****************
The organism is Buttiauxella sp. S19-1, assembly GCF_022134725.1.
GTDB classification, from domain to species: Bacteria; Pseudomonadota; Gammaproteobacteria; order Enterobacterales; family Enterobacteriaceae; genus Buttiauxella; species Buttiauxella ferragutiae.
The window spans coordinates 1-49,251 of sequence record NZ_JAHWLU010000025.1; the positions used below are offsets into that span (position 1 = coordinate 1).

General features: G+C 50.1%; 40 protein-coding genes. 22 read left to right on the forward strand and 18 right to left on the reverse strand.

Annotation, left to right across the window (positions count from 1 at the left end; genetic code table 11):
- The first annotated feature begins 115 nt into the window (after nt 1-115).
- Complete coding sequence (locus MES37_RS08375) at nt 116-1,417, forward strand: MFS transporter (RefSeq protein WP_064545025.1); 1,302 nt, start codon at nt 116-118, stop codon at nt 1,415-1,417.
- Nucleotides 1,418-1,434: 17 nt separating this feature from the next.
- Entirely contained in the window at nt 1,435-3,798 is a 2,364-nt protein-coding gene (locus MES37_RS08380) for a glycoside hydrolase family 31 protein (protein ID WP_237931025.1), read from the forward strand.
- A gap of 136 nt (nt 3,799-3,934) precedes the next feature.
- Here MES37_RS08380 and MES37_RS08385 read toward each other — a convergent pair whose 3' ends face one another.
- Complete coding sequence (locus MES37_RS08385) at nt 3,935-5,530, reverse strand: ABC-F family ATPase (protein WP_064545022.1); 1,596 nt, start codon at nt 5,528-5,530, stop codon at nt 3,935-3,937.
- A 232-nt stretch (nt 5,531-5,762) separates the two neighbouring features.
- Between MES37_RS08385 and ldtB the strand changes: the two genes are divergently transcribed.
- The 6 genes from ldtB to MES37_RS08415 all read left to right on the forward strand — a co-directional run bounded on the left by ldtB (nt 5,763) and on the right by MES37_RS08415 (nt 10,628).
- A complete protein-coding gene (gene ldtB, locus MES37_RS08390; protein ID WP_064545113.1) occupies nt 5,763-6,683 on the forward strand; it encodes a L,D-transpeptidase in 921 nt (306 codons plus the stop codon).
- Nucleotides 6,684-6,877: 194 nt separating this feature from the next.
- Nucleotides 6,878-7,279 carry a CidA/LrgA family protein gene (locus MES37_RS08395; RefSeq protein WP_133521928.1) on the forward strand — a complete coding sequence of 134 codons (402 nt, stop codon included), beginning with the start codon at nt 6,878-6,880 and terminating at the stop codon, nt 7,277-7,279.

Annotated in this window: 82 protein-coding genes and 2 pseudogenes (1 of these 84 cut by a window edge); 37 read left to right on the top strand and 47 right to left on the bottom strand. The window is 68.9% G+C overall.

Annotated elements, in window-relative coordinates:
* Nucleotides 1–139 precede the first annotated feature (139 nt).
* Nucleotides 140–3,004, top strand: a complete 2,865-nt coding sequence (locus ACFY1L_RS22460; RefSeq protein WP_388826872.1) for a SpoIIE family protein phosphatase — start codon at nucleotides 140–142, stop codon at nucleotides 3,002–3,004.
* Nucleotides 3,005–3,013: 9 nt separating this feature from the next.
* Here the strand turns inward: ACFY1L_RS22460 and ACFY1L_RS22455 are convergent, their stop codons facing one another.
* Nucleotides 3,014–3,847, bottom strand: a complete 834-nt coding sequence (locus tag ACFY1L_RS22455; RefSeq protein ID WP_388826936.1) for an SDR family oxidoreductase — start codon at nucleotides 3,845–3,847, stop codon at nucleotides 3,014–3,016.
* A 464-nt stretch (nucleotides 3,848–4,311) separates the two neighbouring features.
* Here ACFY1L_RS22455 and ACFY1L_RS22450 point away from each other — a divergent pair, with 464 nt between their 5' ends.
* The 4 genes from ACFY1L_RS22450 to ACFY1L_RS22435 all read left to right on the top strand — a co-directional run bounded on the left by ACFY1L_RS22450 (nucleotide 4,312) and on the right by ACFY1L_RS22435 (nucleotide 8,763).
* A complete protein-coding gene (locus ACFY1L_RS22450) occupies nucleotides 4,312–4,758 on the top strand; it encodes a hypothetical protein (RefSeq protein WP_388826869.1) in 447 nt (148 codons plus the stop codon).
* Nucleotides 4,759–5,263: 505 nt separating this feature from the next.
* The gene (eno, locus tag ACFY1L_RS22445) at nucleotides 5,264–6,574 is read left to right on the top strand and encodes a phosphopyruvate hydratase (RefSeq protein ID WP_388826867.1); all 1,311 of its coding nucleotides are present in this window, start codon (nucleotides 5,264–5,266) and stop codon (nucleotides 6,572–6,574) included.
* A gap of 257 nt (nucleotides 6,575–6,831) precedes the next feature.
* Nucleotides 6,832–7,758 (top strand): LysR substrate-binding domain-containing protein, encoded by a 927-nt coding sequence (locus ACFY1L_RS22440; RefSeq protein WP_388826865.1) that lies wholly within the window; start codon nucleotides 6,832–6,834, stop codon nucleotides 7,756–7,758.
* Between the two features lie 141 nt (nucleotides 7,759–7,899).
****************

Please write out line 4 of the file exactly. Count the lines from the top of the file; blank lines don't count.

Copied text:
General features: G+C 50.1%; 40 protein-coding genes. 22 read left to right on the forward strand and 18 right to left on the reverse strand.